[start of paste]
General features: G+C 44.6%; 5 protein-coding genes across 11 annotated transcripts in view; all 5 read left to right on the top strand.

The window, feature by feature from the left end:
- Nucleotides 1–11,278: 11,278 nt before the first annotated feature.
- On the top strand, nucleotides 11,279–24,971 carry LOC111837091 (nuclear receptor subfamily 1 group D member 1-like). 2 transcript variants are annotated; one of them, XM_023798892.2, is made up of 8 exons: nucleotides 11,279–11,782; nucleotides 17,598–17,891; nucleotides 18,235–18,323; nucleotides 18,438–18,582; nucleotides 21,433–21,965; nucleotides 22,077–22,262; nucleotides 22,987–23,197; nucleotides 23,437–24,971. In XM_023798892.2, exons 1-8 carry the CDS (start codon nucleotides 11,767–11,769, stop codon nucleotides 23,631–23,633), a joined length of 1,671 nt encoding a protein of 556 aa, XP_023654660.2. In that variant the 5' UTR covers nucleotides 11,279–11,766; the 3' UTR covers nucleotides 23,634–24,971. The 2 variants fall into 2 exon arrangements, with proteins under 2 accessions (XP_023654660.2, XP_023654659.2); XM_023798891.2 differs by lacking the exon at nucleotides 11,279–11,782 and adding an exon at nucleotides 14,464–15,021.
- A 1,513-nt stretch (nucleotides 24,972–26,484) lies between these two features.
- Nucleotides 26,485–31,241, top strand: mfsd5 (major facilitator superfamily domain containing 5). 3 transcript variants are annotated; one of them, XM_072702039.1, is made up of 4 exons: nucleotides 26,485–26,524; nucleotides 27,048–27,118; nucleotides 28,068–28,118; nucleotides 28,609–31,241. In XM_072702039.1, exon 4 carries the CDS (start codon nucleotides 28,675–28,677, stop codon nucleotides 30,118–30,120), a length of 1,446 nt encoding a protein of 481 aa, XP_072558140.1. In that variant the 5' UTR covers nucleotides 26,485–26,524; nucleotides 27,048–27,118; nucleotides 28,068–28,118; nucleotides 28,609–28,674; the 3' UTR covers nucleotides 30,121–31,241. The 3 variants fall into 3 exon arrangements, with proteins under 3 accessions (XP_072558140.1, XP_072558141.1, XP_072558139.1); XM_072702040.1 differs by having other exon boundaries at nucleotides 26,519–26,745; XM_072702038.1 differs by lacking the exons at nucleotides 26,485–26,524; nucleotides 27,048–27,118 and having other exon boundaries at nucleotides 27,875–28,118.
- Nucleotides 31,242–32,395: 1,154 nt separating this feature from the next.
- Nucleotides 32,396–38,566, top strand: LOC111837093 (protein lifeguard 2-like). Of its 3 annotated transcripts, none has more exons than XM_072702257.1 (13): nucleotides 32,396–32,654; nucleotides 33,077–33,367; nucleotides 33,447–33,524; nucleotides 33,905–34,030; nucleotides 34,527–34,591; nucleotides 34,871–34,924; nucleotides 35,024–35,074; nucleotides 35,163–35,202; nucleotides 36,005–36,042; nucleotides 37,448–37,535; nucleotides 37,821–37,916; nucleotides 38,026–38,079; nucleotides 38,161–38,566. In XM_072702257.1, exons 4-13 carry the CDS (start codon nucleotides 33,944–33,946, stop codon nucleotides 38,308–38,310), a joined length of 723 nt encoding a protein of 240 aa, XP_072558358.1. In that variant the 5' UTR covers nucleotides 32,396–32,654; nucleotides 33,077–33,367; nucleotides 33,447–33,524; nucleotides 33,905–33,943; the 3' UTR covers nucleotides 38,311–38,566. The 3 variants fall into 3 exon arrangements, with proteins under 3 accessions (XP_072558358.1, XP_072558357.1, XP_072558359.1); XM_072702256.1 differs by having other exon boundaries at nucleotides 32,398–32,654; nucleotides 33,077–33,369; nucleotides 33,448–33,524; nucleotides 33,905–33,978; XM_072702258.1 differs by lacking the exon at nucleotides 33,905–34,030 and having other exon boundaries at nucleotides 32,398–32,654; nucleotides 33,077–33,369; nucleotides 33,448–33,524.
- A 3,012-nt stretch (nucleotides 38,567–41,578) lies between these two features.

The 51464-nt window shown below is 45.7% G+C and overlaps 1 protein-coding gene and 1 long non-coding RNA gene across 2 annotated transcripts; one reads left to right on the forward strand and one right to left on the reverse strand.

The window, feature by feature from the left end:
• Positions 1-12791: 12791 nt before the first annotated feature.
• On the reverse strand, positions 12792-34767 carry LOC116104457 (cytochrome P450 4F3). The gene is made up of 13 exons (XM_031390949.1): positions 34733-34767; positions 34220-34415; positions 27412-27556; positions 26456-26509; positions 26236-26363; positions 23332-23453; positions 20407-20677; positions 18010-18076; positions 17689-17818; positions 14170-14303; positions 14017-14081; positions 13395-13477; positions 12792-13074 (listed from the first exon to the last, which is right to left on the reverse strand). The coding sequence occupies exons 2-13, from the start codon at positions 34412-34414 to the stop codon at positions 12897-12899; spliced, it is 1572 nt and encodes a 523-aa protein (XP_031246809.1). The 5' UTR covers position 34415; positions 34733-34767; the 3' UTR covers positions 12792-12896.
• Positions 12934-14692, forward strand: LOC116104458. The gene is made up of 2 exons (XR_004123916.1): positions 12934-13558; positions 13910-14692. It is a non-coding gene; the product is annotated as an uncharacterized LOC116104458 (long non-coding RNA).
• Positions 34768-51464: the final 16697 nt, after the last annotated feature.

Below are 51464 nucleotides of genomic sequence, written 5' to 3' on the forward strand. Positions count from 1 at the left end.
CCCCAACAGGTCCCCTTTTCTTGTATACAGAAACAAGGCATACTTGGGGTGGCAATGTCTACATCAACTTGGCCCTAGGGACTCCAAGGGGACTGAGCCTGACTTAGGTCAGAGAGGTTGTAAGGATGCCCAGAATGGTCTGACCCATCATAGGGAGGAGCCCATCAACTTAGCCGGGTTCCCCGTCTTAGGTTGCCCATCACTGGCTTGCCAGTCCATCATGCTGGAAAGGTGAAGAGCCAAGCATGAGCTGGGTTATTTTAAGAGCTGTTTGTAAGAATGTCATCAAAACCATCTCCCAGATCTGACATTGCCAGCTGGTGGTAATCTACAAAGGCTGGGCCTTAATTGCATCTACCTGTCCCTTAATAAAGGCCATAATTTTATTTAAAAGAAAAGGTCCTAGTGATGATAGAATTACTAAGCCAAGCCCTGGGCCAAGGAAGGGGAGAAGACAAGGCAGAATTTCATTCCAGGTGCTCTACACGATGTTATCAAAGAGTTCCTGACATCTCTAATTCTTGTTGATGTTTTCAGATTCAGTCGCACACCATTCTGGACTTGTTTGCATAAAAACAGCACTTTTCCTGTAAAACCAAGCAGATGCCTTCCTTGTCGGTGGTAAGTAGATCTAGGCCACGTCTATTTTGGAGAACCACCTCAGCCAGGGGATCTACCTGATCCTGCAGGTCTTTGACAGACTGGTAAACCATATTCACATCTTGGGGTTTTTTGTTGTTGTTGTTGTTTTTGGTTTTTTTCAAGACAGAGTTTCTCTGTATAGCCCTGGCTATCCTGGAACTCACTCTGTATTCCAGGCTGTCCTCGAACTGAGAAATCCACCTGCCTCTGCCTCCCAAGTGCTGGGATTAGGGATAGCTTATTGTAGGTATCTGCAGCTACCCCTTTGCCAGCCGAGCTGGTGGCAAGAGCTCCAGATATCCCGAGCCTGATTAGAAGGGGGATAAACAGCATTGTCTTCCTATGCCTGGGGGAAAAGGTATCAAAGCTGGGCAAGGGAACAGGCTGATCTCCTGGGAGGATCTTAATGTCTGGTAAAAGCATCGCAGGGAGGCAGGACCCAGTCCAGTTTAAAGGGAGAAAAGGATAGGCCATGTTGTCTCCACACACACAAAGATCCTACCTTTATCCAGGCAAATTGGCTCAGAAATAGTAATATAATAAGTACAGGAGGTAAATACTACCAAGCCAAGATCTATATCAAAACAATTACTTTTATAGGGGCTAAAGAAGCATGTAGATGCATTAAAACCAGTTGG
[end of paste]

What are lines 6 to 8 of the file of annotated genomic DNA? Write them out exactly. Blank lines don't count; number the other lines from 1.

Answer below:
- Nucleotides 26,485–31,241, top strand: mfsd5 (major facilitator superfamily domain containing 5). 3 transcript variants are annotated; one of them, XM_072702039.1, is made up of 4 exons: nucleotides 26,485–26,524; nucleotides 27,048–27,118; nucleotides 28,068–28,118; nucleotides 28,609–31,241. In XM_072702039.1, exon 4 carries the CDS (start codon nucleotides 28,675–28,677, stop codon nucleotides 30,118–30,120), a length of 1,446 nt encoding a protein of 481 aa, XP_072558140.1. In that variant the 5' UTR covers nucleotides 26,485–26,524; nucleotides 27,048–27,118; nucleotides 28,068–28,118; nucleotides 28,609–28,674; the 3' UTR covers nucleotides 30,121–31,241. The 3 variants fall into 3 exon arrangements, with proteins under 3 accessions (XP_072558140.1, XP_072558141.1, XP_072558139.1); XM_072702040.1 differs by having other exon boundaries at nucleotides 26,519–26,745; XM_072702038.1 differs by lacking the exons at nucleotides 26,485–26,524; nucleotides 27,048–27,118 and having other exon boundaries at nucleotides 27,875–28,118.
- Nucleotides 31,242–32,395: 1,154 nt separating this feature from the next.
- Nucleotides 32,396–38,566, top strand: LOC111837093 (protein lifeguard 2-like). Of its 3 annotated transcripts, none has more exons than XM_072702257.1 (13): nucleotides 32,396–32,654; nucleotides 33,077–33,367; nucleotides 33,447–33,524; nucleotides 33,905–34,030; nucleotides 34,527–34,591; nucleotides 34,871–34,924; nucleotides 35,024–35,074; nucleotides 35,163–35,202; nucleotides 36,005–36,042; nucleotides 37,448–37,535; nucleotides 37,821–37,916; nucleotides 38,026–38,079; nucleotides 38,161–38,566. In XM_072702257.1, exons 4-13 carry the CDS (start codon nucleotides 33,944–33,946, stop codon nucleotides 38,308–38,310), a joined length of 723 nt encoding a protein of 240 aa, XP_072558358.1. In that variant the 5' UTR covers nucleotides 32,396–32,654; nucleotides 33,077–33,367; nucleotides 33,447–33,524; nucleotides 33,905–33,943; the 3' UTR covers nucleotides 38,311–38,566. The 3 variants fall into 3 exon arrangements, with proteins under 3 accessions (XP_072558358.1, XP_072558357.1, XP_072558359.1); XM_072702256.1 differs by having other exon boundaries at nucleotides 32,398–32,654; nucleotides 33,077–33,369; nucleotides 33,448–33,524; nucleotides 33,905–33,978; XM_072702258.1 differs by lacking the exon at nucleotides 33,905–34,030 and having other exon boundaries at nucleotides 32,398–32,654; nucleotides 33,077–33,369; nucleotides 33,448–33,524.